The pre-seminary student should take as much work in as many different departments as possible. The American Association of Theological Schools has urged this since 1933 as an essential factor in preparing ministers who are able to work with the variety of people and address the challenges in the church of today's world. The student should select courses in philosophy; English literature; ancient, medieval, renaissance and reformation, and modern European history, plus as much work in the history of Africa and Asia as possible; general economics; mathematics and natural sciences; general psychology; general sociology; modern foreign languages; ancient languages (Greek strongly recommended); government; and the appreciation and history of music, art, and drama.
Many Wofford students preparing for ministry major in religion. In the last few decades the curriculum of American theological seminaries has undergone rapid expansion. Entirely new areas--beyond the traditional Bible, church history, and theology courses--have come in to claim the attention of all who would prepare for the complexities of ministry in the contemporary church. At the same time, today's minister feels the need to be authoritative and well-grounded in his/her command of the Bible. Modern congregations expect their clergy to have biblical expertise and the ability to make the message of Scripture relevant to their individual and social needs. This calls for thorough training in the basic theological disciplines. The Lilly Endowment Study of Pre-Seminary Education has led seminaries to encourage college undergraduates planning for the ministry to do their major work in religion if they are fortunate enough to attend colleges with strong departments of religion. In so doing the student lays a solid foundation for the specialized work of the seminary.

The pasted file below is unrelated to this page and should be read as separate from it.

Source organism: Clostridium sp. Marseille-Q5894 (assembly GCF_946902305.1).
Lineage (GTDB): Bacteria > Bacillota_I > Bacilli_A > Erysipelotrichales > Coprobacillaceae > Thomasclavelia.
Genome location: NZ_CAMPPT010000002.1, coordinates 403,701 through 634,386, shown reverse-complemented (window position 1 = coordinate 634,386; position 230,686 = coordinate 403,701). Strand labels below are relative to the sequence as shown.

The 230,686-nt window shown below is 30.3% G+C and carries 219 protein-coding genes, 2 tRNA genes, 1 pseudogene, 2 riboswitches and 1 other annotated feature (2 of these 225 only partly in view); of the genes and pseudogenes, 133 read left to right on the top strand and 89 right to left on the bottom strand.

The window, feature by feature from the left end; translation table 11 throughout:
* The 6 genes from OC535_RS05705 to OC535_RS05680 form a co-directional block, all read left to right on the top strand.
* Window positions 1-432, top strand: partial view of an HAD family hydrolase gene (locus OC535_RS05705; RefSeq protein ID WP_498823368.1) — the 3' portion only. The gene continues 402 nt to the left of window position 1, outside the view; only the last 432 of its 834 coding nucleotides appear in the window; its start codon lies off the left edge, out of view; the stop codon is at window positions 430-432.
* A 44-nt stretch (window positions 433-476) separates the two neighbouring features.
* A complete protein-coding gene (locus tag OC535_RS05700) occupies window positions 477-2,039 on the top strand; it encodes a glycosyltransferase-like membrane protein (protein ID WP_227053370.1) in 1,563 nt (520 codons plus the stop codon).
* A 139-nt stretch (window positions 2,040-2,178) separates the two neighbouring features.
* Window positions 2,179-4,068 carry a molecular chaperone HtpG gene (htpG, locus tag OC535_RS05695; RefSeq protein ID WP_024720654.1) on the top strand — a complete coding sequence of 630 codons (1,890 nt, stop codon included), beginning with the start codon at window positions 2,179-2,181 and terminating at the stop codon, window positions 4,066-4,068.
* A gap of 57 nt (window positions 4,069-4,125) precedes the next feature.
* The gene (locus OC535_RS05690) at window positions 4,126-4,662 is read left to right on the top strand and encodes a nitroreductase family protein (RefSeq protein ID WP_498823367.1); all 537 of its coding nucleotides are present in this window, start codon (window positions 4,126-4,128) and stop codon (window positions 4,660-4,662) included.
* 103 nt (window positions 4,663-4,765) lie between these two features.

Mentoring and Spiritual Direction
In addition to the academic study of religion, Wofford College offers a pre-ministerial mentoring program for students exploring a call to ministry. The program offers opportunities for the theological exploration of vocation, assessment of personality and temperament, spiritual formation and discernment practices, and experiences of leadership and service.